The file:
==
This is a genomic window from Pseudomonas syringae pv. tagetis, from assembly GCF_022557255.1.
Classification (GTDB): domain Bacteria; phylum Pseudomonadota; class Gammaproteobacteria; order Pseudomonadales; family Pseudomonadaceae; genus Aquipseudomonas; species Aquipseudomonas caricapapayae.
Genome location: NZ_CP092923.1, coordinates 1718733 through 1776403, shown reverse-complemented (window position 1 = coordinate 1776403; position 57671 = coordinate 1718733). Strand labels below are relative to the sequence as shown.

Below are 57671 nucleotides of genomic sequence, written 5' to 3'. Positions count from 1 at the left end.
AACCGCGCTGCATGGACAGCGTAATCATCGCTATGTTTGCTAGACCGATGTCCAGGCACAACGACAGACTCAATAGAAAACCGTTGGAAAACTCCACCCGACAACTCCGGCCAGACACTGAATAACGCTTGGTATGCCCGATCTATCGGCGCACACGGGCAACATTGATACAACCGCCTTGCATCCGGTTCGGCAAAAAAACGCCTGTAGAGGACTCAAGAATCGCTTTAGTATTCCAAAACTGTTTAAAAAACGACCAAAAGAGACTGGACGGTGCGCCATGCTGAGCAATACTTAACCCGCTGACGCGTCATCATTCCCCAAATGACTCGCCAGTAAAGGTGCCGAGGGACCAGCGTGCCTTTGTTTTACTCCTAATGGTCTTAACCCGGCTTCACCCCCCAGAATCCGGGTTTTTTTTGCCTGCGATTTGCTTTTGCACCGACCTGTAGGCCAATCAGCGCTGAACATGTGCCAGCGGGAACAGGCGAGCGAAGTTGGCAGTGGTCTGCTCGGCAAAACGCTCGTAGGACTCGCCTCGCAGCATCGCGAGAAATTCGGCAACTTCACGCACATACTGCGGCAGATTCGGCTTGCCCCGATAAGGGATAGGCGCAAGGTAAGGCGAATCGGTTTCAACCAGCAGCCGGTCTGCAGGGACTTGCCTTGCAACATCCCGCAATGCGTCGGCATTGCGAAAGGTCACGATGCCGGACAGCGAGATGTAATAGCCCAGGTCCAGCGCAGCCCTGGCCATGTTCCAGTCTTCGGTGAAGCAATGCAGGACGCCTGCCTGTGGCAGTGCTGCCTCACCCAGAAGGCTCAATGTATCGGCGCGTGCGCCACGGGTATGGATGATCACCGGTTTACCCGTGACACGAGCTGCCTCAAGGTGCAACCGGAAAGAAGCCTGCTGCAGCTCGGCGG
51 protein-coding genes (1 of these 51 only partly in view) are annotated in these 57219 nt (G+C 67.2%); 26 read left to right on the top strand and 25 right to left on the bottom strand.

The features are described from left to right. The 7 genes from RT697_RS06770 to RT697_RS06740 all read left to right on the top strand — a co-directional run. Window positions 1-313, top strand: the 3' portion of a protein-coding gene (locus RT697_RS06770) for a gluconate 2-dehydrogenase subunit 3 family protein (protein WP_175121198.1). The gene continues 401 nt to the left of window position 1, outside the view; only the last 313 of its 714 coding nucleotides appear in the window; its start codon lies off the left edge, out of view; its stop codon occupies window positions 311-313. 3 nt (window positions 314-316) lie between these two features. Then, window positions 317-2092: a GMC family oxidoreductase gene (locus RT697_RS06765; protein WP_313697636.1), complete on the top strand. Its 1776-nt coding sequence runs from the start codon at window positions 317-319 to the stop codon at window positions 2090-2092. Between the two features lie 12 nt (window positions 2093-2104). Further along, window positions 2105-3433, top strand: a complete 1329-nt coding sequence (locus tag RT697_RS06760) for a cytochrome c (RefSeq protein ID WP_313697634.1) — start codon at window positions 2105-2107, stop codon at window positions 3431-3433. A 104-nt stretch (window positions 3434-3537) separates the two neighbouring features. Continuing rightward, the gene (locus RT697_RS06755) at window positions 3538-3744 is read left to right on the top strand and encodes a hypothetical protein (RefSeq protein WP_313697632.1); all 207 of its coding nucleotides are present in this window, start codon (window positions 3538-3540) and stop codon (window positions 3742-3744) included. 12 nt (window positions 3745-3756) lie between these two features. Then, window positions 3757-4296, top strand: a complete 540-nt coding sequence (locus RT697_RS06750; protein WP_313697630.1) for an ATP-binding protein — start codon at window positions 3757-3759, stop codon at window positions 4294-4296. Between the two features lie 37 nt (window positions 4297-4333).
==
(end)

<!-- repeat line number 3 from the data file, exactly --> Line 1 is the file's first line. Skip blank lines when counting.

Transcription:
Genome location: NZ_CP092923.1, coordinates 1718733 through 1776403, shown reverse-complemented (window position 1 = coordinate 1776403; position 57671 = coordinate 1718733). Strand labels below are relative to the sequence as shown.